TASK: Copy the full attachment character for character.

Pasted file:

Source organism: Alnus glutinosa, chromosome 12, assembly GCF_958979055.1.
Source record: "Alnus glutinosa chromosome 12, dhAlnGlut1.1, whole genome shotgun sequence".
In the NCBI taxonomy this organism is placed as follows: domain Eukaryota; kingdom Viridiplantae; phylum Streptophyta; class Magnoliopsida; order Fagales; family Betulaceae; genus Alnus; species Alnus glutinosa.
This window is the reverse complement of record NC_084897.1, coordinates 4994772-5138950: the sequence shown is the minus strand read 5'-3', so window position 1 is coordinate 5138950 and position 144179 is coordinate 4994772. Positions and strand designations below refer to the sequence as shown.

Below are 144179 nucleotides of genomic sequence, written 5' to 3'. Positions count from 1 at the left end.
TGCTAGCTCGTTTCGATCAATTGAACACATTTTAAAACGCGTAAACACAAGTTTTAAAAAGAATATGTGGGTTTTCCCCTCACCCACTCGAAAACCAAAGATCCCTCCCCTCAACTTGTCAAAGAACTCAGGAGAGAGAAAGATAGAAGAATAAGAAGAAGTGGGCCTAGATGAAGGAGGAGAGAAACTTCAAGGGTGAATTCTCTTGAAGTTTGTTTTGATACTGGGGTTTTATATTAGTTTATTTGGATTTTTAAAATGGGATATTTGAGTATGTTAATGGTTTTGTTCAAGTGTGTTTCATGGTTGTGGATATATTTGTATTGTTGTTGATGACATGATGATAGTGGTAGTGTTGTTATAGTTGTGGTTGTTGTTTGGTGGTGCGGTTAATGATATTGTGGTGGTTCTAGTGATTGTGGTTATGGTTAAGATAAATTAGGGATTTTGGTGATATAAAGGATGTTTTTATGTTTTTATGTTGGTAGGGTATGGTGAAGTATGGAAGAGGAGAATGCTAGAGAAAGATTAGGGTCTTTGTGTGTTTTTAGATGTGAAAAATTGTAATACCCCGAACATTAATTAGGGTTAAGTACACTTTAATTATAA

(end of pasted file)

Source organism: Alnus glutinosa, chromosome 12, assembly GCF_958979055.1.
Source record: "Alnus glutinosa chromosome 12, dhAlnGlut1.1, whole genome shotgun sequence".
In the NCBI taxonomy this organism is placed as follows: domain Eukaryota; kingdom Viridiplantae; phylum Streptophyta; class Magnoliopsida; order Fagales; family Betulaceae; genus Alnus; species Alnus glutinosa.
This window is the reverse complement of record NC_084897.1, coordinates 4994772-5138950: the sequence shown is the minus strand read 5'-3', so window position 1 is coordinate 5138950 and position 144179 is coordinate 4994772. Positions and strand designations below refer to the sequence as shown.

Below are 144179 nucleotides of genomic sequence, written 5' to 3'. Positions count from 1 at the left end.
TGCTAGCTCGTTTCGATCAATTGAACACATTTTAAAACGCGTAAACACAAGTTTTAAAAAGAATATGTGGGTTTTCCCCTCACCCACTCGAAAACCAAAGATCCCTCCCCTCAACTTGTCAAAGAACTCAGGAGAGAGAAAGATAGAAGAATAAGAAGAAGTGGGCCTAGATGAAGGAGGAGAGAAACTTCAAGGGTGAATTCTCTTGAAGTTTGTTTTGATACTGGGGTTTTATATTAGTTTATTTGGATTTTTAAAATGGGATATTTGAGTATGTTAATGGTTTTGTTCAAGTGTGTTTCATGGTTGTGGATATATTTGTATTGTTGTTGATGACATGATGATAGTGGTAGTGTTGTTATAGTTGTGGTTGTTGTTTGGTGGTGCGGTTAATGATATTGTGGTGGTTCTAGTGATTGTGGTTATGGTTAAGATAAATTAGGGATTTTGGTGATATAAAGGATGTTTTTATGTTTTTATGTTGGTAGGGTATGGTGAAGTATGGAAGAGGAGAATGCTAGAGAAAGATTAGGGTCTTTGTGTGTTTTTAGATGTGAAAAATTGTAATACCCCGAACATTAATTAGGGTTAAGTACACTTTAATTATAA